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Problematic Position Marks

The famous Italian clothing company, Loro Piana S.p.A, has recently faced a refusal from the European Union Intellectual Property Office (EUIPO). This refusal concerns Loro Piana’s attempts to register a position mark for shoes and footwear in Class 25. A position mark protects the specific manner in which the trade mark is placed on or affixed to a product.

The decision serves as a timely reminder to brand owners of the difficulties associated with registering unconventional trade marks including position marks. In order to be protected, position marks must be highly distinctive to ensure they do not represent common design practices. We analyse the decision and its impact for brand owners in the fashion sector.


Loro Piana S.p.A filed an EU trade mark (EUTM) application for the position mark below in June 2023.

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The application sought protection for “shoes” “loafers” “babouche” and “sabot” in Class 25. Loro Piana specified in the description of the mark that:

The position mark consists of the combination of band and knuckle and ribbon and metal pendants, one in the shape of a padlock, the other in the shape of a ferrule (such pendants are typical of Loro Piana), which, as a whole, is applied to the upper mask covering the upper part of the foot, in whole or in part, and always positioned closer to the tongue than to the toe of the shoe. The dotted lines are not part of the position mark, but serve only to indicate the position and proportions of the mark in relation to the shoes on which it is applied.”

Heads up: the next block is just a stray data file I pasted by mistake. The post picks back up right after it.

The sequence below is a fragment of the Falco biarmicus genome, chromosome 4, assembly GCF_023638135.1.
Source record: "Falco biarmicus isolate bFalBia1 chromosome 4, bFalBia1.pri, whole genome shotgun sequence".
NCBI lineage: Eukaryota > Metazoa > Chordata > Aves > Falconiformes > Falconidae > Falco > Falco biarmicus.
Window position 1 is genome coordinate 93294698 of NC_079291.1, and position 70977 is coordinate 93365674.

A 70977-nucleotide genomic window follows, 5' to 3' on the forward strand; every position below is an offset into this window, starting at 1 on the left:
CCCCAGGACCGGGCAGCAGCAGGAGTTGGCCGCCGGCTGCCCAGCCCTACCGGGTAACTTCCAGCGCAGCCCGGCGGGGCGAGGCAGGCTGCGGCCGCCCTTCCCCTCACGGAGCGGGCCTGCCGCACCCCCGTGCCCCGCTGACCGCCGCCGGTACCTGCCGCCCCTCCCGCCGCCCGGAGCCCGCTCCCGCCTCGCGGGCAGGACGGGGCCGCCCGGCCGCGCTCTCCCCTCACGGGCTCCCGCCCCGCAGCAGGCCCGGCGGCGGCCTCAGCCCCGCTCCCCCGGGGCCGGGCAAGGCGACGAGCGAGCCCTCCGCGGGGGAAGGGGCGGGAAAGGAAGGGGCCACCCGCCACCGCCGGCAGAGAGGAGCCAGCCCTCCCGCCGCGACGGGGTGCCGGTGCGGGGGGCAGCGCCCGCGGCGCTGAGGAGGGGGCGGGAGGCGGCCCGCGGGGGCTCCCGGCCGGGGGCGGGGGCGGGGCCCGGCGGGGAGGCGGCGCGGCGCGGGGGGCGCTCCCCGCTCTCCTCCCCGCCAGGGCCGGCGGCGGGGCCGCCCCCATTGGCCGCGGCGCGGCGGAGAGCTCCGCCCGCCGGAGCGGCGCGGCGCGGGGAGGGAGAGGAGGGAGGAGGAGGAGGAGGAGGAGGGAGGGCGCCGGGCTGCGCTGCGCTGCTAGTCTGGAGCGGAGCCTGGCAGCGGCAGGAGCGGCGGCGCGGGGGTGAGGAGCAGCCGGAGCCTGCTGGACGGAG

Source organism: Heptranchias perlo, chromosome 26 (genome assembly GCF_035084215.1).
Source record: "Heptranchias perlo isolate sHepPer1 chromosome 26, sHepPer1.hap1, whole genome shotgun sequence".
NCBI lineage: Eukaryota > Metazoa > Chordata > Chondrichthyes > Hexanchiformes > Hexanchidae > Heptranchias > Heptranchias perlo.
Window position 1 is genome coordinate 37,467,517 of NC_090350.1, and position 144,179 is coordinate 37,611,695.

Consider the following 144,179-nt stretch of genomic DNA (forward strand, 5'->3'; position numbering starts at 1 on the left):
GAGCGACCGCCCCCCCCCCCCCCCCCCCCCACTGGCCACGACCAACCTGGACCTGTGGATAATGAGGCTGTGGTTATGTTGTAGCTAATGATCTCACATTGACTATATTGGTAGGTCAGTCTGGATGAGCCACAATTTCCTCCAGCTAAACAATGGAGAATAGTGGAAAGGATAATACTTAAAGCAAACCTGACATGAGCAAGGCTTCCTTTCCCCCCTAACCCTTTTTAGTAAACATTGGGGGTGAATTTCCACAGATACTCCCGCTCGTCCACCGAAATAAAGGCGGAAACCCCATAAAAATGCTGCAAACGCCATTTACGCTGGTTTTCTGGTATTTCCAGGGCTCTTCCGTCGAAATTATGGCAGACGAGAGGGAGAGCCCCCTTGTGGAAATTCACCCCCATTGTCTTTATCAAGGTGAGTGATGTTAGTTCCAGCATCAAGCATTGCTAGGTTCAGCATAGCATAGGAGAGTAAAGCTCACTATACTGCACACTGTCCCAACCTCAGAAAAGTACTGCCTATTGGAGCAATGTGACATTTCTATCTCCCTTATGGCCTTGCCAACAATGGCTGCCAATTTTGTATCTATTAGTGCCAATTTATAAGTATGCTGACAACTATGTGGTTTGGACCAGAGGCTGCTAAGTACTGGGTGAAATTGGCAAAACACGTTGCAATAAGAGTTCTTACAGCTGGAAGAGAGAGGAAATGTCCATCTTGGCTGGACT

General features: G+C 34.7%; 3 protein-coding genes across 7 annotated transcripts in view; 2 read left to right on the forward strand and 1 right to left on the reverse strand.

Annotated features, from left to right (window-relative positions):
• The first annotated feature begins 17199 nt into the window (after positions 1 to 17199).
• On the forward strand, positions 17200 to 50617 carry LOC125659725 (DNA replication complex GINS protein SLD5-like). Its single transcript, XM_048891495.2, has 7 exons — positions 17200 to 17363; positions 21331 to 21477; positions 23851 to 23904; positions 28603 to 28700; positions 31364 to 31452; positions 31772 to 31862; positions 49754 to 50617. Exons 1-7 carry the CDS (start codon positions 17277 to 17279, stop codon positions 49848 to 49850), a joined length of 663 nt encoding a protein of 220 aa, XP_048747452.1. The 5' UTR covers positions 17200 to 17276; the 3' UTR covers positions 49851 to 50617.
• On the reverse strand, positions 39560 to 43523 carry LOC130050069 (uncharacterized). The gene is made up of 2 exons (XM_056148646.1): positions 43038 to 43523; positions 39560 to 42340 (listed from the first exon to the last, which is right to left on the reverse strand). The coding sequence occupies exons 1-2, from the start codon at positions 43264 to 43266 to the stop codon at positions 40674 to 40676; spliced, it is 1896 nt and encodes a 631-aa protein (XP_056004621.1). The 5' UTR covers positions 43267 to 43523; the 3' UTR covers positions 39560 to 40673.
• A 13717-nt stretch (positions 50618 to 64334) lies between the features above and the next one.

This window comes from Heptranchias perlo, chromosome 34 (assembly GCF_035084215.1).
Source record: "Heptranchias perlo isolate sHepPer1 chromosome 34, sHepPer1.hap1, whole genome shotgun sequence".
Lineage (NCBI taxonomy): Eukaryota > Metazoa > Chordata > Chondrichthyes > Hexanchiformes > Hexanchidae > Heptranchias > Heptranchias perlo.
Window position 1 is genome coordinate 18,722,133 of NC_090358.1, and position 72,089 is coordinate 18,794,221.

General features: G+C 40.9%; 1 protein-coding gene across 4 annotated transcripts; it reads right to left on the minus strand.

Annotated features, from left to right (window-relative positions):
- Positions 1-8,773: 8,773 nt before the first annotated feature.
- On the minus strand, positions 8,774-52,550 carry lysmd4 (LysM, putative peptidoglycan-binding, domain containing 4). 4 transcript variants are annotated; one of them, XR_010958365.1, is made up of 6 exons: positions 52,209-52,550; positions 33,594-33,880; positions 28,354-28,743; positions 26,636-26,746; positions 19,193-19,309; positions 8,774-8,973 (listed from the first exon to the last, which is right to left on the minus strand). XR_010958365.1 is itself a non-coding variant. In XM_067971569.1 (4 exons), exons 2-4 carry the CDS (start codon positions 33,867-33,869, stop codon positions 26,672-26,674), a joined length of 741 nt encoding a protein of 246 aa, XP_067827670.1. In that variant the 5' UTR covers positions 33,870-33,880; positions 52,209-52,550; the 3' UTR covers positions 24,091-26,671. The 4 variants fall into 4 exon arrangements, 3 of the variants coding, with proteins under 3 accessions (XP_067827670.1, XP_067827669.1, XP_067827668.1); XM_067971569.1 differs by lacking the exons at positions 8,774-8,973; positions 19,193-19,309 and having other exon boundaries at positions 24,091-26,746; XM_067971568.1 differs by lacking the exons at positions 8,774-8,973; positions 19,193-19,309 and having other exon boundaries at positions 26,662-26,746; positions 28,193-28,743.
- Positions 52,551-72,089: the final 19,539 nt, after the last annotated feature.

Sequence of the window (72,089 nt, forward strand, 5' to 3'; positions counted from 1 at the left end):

Initial objection

The EUIPO raised an objection, in August 2023, on the basis that the application is devoid of distinctive character. The EUIPO justified this objection for the following reasons:

  • Regarding a positional mark, consideration must be given to whether the relevant consumer will be able to identify a sign as being different from the appearance of the goods themselves. Additionally, it must be considered whether the position of the sign on the goods is likely to be understood as a trade mark.